In recent years, the popularity of Python for development has exploded. In fact, earlier this year, it was Python that was used by scientists to develop a new algorithm for taking the first ever photo of a black hole.
The potential use cases for this powerful and easy-to-work-with programming language seem endless. Certainly, in the financial sector we have seen incredible uptake of Python, particularly in the area of data analysis, ranging from fraud detection, and market and risk analysis, to investment decision-making and smart beta.
At FINCAD, Python has been a topic of high interest with our clients. Many are curious about how they can get started leveraging Python and about the various benefits developing with this tool can offer. As such, below I’ve compiled five of our top blog posts on Python, which give an idea of the advantages, risks and best practices for Python development.
Python has become vastly appealing to quant developers because it very easy to learn and use. As a scripting language, Python is also versatile. Its usage runs the gamut from simplistic to very complicated tasks, and it requires no compiling of data. In fact, Python is used for a myriad of different purposes including web programming, scientific computation, data analysis and artificial intelligence. Additionally, key features of Python such as exception handling, object-oriented usability and extensive support libraries have made it an excellent choice for developers. Read more about why quant developers prefer working with Python.
While it’s clear that the benefits of using Python are numerous (it is highly flexible, multi-purpose and easy to use—just to name a few), there are also potential risks to consider. For example, the immense popularity of Python has led to a vast ecosystem of tools and free libraries built up around it. NumPy and SciPy are two libraries that are very well-suited to financial analytics. But while there is obvious benefit in these libraries being free, firms must be careful to invest the time in creating a plan and controls for the use of Python, so their project does not fall off course. Read more.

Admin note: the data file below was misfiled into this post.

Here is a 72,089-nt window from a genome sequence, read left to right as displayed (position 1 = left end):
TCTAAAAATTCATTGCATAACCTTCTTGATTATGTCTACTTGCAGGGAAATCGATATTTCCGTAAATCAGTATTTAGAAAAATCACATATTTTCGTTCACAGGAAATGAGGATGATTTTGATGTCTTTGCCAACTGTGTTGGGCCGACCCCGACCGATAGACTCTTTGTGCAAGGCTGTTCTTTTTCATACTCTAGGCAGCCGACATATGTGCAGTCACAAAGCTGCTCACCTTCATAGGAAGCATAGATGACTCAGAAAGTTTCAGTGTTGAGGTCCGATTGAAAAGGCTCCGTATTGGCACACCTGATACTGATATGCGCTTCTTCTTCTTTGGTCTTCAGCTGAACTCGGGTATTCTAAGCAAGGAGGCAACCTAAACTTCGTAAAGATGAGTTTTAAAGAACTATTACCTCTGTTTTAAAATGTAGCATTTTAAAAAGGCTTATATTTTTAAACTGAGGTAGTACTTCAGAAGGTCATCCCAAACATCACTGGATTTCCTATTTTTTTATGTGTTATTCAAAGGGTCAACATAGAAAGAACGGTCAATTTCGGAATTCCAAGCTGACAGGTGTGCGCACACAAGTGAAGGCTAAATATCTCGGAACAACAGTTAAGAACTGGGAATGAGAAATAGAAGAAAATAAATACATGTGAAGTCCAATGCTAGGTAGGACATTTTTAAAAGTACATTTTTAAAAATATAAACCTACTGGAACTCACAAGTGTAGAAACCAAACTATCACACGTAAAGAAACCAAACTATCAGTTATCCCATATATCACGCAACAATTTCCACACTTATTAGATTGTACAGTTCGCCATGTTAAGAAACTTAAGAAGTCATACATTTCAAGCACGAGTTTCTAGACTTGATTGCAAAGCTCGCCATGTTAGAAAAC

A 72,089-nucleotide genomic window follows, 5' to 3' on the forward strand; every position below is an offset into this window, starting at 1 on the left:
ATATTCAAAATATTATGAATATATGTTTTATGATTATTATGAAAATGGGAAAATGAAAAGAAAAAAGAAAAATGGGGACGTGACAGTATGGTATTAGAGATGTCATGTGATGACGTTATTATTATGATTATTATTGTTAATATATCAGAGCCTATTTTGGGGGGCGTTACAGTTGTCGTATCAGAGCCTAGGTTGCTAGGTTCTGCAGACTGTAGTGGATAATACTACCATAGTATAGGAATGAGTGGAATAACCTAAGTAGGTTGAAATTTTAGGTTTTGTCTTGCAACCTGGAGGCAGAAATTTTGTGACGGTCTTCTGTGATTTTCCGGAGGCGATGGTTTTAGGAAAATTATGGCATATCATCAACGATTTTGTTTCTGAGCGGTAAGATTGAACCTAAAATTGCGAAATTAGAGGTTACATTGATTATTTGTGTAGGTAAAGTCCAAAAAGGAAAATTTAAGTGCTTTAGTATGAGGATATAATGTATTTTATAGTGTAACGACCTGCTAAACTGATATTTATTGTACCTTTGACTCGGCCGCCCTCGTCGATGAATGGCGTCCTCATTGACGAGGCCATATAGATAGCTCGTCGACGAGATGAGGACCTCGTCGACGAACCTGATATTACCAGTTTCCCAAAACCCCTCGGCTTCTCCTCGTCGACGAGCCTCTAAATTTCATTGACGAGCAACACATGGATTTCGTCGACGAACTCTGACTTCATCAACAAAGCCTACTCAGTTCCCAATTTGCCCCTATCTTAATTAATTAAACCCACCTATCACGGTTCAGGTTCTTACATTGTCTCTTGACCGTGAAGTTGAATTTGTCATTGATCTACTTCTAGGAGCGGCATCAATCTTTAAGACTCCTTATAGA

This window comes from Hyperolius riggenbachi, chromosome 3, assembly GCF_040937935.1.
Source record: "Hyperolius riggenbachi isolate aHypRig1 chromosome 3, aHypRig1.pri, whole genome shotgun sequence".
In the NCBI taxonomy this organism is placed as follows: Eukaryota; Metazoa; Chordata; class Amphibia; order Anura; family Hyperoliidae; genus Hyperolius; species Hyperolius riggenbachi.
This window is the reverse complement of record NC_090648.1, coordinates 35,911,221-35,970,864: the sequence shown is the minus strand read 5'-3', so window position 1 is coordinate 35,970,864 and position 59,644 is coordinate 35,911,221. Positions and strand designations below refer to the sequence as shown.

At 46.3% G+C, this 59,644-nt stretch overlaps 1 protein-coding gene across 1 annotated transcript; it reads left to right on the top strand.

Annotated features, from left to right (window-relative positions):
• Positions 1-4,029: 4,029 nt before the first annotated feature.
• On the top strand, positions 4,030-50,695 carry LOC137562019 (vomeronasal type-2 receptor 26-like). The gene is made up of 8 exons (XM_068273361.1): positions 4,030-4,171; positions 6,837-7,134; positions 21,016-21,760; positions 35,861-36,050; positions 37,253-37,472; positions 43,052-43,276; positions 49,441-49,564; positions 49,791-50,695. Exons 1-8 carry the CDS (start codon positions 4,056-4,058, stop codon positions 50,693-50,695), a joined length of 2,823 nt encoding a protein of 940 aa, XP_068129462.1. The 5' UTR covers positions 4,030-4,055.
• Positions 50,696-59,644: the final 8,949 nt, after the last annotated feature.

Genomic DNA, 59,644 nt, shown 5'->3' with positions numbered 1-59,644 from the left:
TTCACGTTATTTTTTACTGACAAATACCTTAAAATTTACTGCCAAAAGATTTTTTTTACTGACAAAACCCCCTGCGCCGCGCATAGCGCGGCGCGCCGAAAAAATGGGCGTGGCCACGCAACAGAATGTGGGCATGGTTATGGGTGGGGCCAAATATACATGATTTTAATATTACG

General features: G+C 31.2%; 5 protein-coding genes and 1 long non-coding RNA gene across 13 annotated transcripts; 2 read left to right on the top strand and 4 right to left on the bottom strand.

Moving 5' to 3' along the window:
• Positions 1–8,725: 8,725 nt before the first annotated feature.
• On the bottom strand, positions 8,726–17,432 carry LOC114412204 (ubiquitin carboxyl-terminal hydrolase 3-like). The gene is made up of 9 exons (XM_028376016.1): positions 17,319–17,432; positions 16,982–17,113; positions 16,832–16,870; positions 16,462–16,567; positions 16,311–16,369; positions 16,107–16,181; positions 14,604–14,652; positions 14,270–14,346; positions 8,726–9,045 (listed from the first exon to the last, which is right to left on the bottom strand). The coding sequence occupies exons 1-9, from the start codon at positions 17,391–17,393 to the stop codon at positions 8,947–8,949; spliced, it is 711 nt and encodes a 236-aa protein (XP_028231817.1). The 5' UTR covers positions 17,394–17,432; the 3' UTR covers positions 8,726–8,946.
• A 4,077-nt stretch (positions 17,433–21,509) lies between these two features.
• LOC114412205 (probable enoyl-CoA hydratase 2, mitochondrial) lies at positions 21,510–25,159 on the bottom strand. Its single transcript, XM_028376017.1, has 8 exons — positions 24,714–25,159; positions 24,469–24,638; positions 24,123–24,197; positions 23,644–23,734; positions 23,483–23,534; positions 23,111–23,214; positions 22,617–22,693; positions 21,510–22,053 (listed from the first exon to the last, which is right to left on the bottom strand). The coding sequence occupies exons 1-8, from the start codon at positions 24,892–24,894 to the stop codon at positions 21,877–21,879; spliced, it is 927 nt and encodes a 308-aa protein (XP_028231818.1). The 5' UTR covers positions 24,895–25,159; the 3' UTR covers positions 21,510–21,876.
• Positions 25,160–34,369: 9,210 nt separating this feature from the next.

Indeed, Python is becoming so popular in finance because it offers a vast ecosystem of powerful math and science libraries. Many of these libraries are free to use and are well-suited to the modeling, analysis and computation functions that are essential to derivatives finance. In this blog post, FINCAD’s Orlando Calvo Arias discusses five exceptionally useful Python libraries that are becoming increasingly popular with quants and other financial technologists in the industry. Read more.
Asyncio was introduced to the Python ecosystem in Python 3.4, and since then has seen rapid adoption, because it mitigates many of the limitations of classically multithreaded programs. The great thing about Asyncio is that it gives users the power to quickly and easily write single-threaded concurrent programs using “Coroutines.” Coroutines are like lightweight threads which allow tasks to run concurrently, but within the context of a single thread. Benefits of single threading can include improved performance without having to write (and debug) multi-threaded code. Read more.
Over the last few decades, having good Excel skills has been of paramount importance within the financial industry, almost regardless of your role. What we are now observing is that this paradigm is shifting at a rapid pace with Python becoming the tool of choice for financial industry participants. Is it possible that Python is becoming the new Excel?
Python is of course a very different paradigm when compared to Excel. Even if there is some overlap, a direct comparison cannot be made. But what we are seeing is exponential growth in financial institutions adopting the use of Python, which could make the Python skillset of equal importance to Excel for many organizations. Read more.
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